Use this URL to cite or link to this record in EThOS: https://ethos.bl.uk/OrderDetails.do?uin=uk.bl.ethos.763481
Title: Municipal solid waste disposal in developing countries : a case study of Wa Municipality, Ghana
Author: Bowan, Patrick A.
ISNI:       0000 0004 7651 4438
Awarding Body: Loughborough University
Current Institution: Loughborough University
Date of Award: 2018
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Abstract:
Municipal solid waste management (MSWM) is a global challenge and the situation is worse in urban areas of developing countries due to ineffective disposal systems. In many industrialised countries, waste minimisation and recycling/reuse policies have been introduced to reduce the amount of waste generated, and increasingly, alternative waste management practices to waste disposal on land have been implemented to reduce the environmental impacts of MSWM. Nevertheless, research and MSWM in most developing countries have largely concentrated on waste collection. This doctoral study investigates how planning and decision-making for MSW disposal in developing countries with similar circumstances and MSW problems to Ghana can be improved, using the Wa Municipality as a case study. It established the baseline scenario of MSW disposal and examined MSW disposal management and operational performances. The methodology and research design for the study was a descriptive and interpretive case study that was analysed through both qualitative and quantitative research methods. The key research findings indicate that the current state of MSW disposal management performance in Ghana does not present an enabling environment for effective MSW disposal. Also, the present MSW disposal practices in the case study area and Ghana in general consist of some waste collection, transportation and open dumping, where the entire amount of waste is open dumped without pre-treatment. Evaluation of MSW disposal operational performance through modelling and scenario analysis showed that open dumping/landfilling of waste creates copious health effects (0.0001519 lbs/year on average), whereas, MSW disposal in an integrated solid waste management (ISWM) system optimises the minimisation of health effects (-0.0005812 lbs/year on average). The study developed and validated a framework for the improvement of planning and decision-making for MSW disposal, which can easily be applied in the context of developing countries. Also, the developed framework provides a theoretical standpoint for the concept of MSW disposal in ISWM. Appropriate MSW disposal treatment technologies based on the developed framework could be applied to ameliorate the impacts of MSW disposal in Ghana and other developing countries.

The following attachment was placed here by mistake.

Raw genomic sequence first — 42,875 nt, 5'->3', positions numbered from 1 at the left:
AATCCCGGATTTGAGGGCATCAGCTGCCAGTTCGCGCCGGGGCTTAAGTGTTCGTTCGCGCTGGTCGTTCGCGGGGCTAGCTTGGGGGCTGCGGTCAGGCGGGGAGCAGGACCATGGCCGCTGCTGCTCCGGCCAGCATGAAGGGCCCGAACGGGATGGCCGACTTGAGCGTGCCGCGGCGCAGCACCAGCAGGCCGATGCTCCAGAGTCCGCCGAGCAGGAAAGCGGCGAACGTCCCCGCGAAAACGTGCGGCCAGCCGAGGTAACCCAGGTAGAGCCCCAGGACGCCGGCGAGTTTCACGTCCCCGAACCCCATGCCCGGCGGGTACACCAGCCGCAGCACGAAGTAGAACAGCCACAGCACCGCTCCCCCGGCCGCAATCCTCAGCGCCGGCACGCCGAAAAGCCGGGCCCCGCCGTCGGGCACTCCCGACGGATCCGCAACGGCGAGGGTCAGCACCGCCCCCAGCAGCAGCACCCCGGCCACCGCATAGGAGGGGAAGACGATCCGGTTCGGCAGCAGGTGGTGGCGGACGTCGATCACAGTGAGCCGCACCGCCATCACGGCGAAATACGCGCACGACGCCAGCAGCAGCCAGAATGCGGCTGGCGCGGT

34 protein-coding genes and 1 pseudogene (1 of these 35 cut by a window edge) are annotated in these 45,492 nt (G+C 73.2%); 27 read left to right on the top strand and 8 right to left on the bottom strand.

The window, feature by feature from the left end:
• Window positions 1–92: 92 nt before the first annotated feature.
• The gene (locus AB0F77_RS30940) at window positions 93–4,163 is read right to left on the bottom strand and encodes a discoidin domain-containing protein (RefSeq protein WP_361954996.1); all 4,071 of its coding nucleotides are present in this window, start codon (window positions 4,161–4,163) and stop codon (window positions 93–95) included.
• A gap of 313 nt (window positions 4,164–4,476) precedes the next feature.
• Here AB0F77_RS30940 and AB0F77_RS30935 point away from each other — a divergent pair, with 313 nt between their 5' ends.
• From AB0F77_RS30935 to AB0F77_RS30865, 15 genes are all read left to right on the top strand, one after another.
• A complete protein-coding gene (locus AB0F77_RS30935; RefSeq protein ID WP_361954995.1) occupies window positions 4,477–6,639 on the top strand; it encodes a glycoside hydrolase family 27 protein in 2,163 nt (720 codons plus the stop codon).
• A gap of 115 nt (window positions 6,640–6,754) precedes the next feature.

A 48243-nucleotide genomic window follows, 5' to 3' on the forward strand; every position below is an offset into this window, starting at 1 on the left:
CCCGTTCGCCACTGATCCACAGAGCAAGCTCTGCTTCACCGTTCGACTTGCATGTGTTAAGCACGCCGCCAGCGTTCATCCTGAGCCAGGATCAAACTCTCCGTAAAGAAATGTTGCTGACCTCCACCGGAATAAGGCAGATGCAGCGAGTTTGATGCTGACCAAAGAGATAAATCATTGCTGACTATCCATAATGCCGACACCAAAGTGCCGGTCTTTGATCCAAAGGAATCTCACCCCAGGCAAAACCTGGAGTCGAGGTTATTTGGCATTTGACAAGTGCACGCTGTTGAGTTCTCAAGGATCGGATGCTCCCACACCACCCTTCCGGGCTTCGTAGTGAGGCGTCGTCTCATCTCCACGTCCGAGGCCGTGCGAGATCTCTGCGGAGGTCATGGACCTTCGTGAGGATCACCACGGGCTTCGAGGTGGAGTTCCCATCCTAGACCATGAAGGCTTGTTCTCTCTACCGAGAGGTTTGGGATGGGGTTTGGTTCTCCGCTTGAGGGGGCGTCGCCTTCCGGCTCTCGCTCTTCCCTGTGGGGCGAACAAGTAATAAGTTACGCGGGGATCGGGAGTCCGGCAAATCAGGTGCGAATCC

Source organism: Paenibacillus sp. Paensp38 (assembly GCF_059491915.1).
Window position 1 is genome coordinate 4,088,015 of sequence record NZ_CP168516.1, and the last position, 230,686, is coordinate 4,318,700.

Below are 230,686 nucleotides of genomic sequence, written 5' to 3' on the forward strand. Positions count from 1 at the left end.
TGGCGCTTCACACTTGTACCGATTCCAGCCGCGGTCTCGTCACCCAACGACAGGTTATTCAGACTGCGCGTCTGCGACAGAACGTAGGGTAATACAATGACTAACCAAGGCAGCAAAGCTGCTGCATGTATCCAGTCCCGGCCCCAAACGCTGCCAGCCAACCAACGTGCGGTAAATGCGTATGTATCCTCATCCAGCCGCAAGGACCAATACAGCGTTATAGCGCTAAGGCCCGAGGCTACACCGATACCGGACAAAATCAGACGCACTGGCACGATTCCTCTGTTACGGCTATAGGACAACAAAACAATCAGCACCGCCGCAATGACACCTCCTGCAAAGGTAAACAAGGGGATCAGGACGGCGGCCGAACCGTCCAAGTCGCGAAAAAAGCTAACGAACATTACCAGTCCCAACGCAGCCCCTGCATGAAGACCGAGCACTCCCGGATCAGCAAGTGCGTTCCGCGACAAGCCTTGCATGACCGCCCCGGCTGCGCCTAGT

Supervisor: Not available Sponsor: Education Trust Fund, Ghana
Qualification Name: Thesis (Ph.D.) Qualification Level: Doctoral
EThOS ID: uk.bl.ethos.763481  DOI: Not available
Keywords: Municipal Solid Waste ; Waste disposal ; Management performance ; Operational performance ; Environmental performance ; Developing countries ; Ghana
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